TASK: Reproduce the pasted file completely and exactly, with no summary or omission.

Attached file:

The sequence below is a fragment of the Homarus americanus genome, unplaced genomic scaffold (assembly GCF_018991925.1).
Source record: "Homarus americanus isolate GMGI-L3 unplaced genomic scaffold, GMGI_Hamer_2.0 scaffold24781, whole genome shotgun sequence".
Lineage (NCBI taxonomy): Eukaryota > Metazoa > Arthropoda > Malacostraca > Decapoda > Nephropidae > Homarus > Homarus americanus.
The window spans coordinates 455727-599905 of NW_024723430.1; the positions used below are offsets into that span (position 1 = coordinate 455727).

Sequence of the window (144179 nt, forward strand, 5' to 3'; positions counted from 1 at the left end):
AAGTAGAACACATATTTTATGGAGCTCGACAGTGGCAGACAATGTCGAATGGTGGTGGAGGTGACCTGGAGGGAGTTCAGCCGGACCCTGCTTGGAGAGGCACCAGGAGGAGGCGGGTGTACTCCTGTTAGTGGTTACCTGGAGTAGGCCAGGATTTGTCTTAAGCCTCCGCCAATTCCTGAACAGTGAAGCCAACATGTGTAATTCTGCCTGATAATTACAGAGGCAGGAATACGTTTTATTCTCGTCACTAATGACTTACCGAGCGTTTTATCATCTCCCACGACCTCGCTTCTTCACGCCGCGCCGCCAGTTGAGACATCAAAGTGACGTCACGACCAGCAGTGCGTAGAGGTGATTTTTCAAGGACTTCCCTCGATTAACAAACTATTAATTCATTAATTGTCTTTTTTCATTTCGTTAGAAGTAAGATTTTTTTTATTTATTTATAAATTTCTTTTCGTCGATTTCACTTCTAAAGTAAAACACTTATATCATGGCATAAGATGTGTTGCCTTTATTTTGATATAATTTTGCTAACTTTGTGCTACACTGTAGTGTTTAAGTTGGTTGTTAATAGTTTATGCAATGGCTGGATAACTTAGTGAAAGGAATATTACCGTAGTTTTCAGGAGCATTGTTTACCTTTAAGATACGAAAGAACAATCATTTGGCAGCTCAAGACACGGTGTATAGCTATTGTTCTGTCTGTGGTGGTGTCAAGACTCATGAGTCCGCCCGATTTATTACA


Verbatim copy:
The sequence below is a fragment of the Homarus americanus genome, unplaced genomic scaffold (assembly GCF_018991925.1).
Source record: "Homarus americanus isolate GMGI-L3 unplaced genomic scaffold, GMGI_Hamer_2.0 scaffold24781, whole genome shotgun sequence".
Lineage (NCBI taxonomy): Eukaryota > Metazoa > Arthropoda > Malacostraca > Decapoda > Nephropidae > Homarus > Homarus americanus.
The window spans coordinates 455727-599905 of NW_024723430.1; the positions used below are offsets into that span (position 1 = coordinate 455727).

Sequence of the window (144179 nt, forward strand, 5' to 3'; positions counted from 1 at the left end):
AAGTAGAACACATATTTTATGGAGCTCGACAGTGGCAGACAATGTCGAATGGTGGTGGAGGTGACCTGGAGGGAGTTCAGCCGGACCCTGCTTGGAGAGGCACCAGGAGGAGGCGGGTGTACTCCTGTTAGTGGTTACCTGGAGTAGGCCAGGATTTGTCTTAAGCCTCCGCCAATTCCTGAACAGTGAAGCCAACATGTGTAATTCTGCCTGATAATTACAGAGGCAGGAATACGTTTTATTCTCGTCACTAATGACTTACCGAGCGTTTTATCATCTCCCACGACCTCGCTTCTTCACGCCGCGCCGCCAGTTGAGACATCAAAGTGACGTCACGACCAGCAGTGCGTAGAGGTGATTTTTCAAGGACTTCCCTCGATTAACAAACTATTAATTCATTAATTGTCTTTTTTCATTTCGTTAGAAGTAAGATTTTTTTTATTTATTTATAAATTTCTTTTCGTCGATTTCACTTCTAAAGTAAAACACTTATATCATGGCATAAGATGTGTTGCCTTTATTTTGATATAATTTTGCTAACTTTGTGCTACACTGTAGTGTTTAAGTTGGTTGTTAATAGTTTATGCAATGGCTGGATAACTTAGTGAAAGGAATATTACCGTAGTTTTCAGGAGCATTGTTTACCTTTAAGATACGAAAGAACAATCATTTGGCAGCTCAAGACACGGTGTATAGCTATTGTTCTGTCTGTGGTGGTGTCAAGACTCATGAGTCCGCCCGATTTATTACA